Ask the Taz what his favorite dish in the whole world is, and he’ll tell you ‘burritos’.  The kid lives for them.  If we have refried beans in the fridge, he’s good for lunch.  He’ll even pack burritos in a brown bag for school, not even caring that they’re cold by the time lunch rolls around.  And rice?  Probably in his top 5 of favorite foods.  So a week of beans and rice sounded like heaven to him.

I went about packing mine and the Taz’ lunches last night just to set us on a good start for the first day of beans and rice.  For me, I packed a breakfast of red beans, rice, and yams.  For lunch it was red beans, rice, and avocado.  I added a little salt to each for flavor, and had an orange for lunch.  For Taz, I gave him red beans and rice for breakfast.  For lunch he had red beans, rice, and avocado in two tortillas.

I brought all my food to work, and immediately ate my breakfast.  It was a little bland, but not that bad.  But having avoided rice for so long, I felt really bloated when I was done – almost too full.  “This is going to be easy,” I thought.

An hour later I was starving.

I spent the next three hours until lunch time drinking tons of water to keep me filled, as well as half of my orange.  When lunchtime came I nonchalantly heated up my beans and rice and brought them to my desk where I proceeded to devour them.  They were even plainer than before, though the avocado gave it a nice texture.  I was full and hungry at the same time.  I ate the rest of my orange, drank a boatload of water, went pee about 50 times, and then waited till it was time to get home.

Once home, I could barely function.  I was in one of those places where it was best if I just avoided everyone altogether.  It’s luckily Mr. W’s turn to make dinner, so I sat outside and read a magazine until dinner.

For dinner we had…..wait for it….beans and rice.  But we also had all the fixings for tacos, including chicken.  I made sure to put a good amount of chicken and beans on my plate, but I avoided the rice like the plague.  Still counting calories, I couldn’t fathom filling up on something that was so lacking in nutrients when what I really needed was a proper amount of protein.

“Thanks God,” I said, when I saw everyone was waiting for a prayer before beginning to eat.  And then I bit into my first bite of dinner as if I were coming up for air.

“I find it strange that you’re doing all this challenge for a Godly reason, and can’t even pray before we eat,” DQ said with her nose up in the air.  I was just about to hit her over the head with my taco and a flurry of unGodly words when Mr. W interrupted with a much more proper prayer.  I decided it was better to be holy in my discontent at my self-righteous daughter than to say something that might make me slightly less holy in my sacrifices.  Besides, it took about two tacos worth for anything that made sense to come out of my mouth and be able to look people in the eye again.

The Taz admitted that he, too, suffered adverse effects from a day of beans and rice.  He had no energy when it came to playing with his friends during recess.  And in class, his teacher had to kept reminding him not to lay his head on his desk.  And then there were all the times he kept sneaking a left-cheek sneak, and then looking at the person next to him so that everyone in class thought it was the other guy and not Taz.

Day 1 down and I’m already sick of beans and rice.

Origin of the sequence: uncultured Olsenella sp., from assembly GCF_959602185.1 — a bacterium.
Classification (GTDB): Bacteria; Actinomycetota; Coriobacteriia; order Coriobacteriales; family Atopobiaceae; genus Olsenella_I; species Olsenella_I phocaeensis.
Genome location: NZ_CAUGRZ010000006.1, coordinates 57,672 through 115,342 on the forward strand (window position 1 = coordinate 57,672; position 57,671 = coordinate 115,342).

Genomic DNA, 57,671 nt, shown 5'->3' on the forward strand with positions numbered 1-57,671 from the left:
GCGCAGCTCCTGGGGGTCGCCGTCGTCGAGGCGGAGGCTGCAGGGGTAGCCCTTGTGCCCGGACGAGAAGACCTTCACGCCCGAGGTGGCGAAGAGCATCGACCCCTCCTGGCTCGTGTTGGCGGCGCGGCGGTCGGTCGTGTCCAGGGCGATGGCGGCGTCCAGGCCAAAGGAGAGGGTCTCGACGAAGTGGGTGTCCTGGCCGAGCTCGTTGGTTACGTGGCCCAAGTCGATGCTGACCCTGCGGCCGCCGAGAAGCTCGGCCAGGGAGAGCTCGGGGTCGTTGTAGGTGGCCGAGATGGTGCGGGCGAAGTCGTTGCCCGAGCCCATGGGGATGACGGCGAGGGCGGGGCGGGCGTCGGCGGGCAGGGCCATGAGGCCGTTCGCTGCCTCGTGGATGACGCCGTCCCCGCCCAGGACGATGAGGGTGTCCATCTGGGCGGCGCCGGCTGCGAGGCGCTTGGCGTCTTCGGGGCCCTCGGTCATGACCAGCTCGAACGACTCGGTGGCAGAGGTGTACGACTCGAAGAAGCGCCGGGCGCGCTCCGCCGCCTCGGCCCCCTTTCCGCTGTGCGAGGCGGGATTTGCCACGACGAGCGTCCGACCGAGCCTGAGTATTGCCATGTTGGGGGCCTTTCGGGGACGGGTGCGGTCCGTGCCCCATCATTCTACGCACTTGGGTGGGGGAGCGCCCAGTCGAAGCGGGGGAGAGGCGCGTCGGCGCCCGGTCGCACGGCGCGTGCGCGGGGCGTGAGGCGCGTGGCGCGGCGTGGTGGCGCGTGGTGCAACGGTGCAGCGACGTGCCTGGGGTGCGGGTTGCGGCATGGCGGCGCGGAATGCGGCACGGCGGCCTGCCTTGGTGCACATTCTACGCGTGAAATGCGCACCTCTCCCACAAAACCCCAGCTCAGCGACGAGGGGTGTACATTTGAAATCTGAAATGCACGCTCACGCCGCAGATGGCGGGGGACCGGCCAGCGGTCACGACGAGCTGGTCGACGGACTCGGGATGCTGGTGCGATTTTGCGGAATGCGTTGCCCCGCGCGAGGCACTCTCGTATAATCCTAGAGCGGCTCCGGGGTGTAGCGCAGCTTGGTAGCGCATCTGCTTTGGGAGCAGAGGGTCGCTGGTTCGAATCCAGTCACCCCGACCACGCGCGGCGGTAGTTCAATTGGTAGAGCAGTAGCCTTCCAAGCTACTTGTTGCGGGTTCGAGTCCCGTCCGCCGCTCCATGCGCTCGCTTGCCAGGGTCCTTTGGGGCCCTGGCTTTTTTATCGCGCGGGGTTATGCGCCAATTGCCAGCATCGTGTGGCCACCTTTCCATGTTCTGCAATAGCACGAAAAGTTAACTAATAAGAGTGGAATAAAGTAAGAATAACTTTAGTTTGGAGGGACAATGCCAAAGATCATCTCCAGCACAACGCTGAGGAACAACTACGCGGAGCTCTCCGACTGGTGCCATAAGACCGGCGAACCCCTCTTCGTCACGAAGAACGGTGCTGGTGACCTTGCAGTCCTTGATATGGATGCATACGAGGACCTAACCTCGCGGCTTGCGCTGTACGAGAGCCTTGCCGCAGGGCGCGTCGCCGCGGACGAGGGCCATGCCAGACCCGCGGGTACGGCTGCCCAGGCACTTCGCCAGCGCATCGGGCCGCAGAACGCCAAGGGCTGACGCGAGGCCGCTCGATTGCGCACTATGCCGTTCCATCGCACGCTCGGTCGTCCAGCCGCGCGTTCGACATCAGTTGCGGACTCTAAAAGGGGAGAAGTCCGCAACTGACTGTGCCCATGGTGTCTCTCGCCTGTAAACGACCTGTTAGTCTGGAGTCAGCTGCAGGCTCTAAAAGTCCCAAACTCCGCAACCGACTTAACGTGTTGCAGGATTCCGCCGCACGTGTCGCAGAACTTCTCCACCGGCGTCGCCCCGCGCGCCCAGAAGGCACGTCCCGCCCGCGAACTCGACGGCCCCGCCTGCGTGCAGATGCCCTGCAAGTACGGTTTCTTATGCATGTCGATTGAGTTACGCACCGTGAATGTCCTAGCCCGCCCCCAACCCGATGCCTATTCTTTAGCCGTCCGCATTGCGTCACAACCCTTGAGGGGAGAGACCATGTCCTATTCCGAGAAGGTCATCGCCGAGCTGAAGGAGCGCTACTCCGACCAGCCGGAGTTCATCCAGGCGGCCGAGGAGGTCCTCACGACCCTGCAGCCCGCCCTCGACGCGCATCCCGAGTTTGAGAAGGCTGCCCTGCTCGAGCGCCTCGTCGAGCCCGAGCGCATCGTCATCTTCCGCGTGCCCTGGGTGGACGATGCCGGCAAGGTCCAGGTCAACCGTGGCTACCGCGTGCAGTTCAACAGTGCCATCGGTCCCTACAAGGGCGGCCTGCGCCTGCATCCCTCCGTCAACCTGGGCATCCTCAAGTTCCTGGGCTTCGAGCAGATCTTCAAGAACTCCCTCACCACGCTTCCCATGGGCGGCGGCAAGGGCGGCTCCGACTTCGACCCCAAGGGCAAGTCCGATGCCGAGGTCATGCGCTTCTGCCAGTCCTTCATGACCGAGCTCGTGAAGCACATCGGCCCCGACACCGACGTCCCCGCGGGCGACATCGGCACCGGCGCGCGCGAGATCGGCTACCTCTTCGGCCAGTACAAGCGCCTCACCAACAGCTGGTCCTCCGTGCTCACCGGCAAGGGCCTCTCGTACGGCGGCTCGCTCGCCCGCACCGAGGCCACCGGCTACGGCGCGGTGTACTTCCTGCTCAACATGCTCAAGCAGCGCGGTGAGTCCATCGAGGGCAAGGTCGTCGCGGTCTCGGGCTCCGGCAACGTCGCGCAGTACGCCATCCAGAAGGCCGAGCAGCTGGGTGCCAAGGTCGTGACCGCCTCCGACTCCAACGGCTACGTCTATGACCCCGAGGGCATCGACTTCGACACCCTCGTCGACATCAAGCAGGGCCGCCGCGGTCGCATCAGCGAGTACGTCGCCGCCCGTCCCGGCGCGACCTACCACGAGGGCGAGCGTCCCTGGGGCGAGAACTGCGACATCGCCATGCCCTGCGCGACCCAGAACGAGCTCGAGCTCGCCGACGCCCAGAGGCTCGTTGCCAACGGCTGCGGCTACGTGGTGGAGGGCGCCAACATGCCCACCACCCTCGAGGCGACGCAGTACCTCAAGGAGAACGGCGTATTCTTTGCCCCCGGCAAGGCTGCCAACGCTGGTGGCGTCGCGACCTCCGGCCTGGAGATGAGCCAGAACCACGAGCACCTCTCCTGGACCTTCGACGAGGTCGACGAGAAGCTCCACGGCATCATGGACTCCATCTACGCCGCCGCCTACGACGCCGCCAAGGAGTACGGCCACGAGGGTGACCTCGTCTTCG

I am re-evaluating the whole challenge for my diet by nixing the rice.  I just can’t eat it.  I hate the way it felt to feel that full and then that empty soon after.  I know, I know, there are starving children in India who are forced to eat this way daily, and I can’t handle even one day of it.  But hey, those starving children aren’t going to be fitting into a wedding gown in a month and a half, either.  Besides, this whole stomach-eating-brain-because-I’m-so-hungry thing just doesn’t bode well for being able to work properly, and especially for keeping the peace in the household.  It’s only been one day, and I feel like we’re all ready to bite each other’s heads off.

Only 4 more days.

Here’s a cool recipe I found for Bean Cookies that I plan on trying out this week just for the fun of it:

Breakfast Bean Cookies
by juliewashere.blogspot.com

2 cups old-fashioned oats
1 cup all-purpose flour (or half all-purpose, half whole wheat)
1 tsp. baking powder
1 tsp. baking soda (I’m guessing, since the original omitted this step)
1/4 tsp. cinnamon (optional)
1/4 tsp. salt
1 – 19 oz. (540 mL) can white kidney or navy beans, rinsed and drained
1/4 cup butter, softened
1 cup packed brown sugar
1 large egg
1 tsp. vanilla
1/2 cup chocolate chips, the darker the better
1/2 cup raisins, dried cranberries, chopped dried apricots, or a combination of dried fruits
1/4-1/2 cup chopped walnuts or pecans
2 Tbsp. ground flaxseed

Preheat oven to 350° F.

1. In a food processor, Pulse the oats until it resembles coarse flour. Add in flour, baking powder, baking soda, cinnamon, and salt, and process until it’s combined.  Transfer to a large bowl.

2. In the food processor, add in beans, butter, brown sugar, egg, and vanilla, pulsing till smooth.

3. Combine bean and oat mixture in bowl and stir by hand until combined.  Add in chocolate, raisins, nuts, and flaxseed.  Stir till just blended.

4. Place large spoonfuls of dough on a greased (or parchment papered) sheet, and flatten each one slightly.  (The blog I borrowed this from suggests dampening your hand first to keep it from sticking).

5. Bake for 14-16 minutes, until slightly browned on edges but soft in middle.  Cool on wire rack.

Makes 2 dozen cookies.

Per cookie: 138 calories, 3.5 g total fat (1.4 g saturated fat, 1 g monounsaturated fat, 0.8 g polyunsaturated fat), 3.4 g protein, 23 g carbohydrate, 14.2 mg cholesterol, 2 g fiber. 22% calories from fat.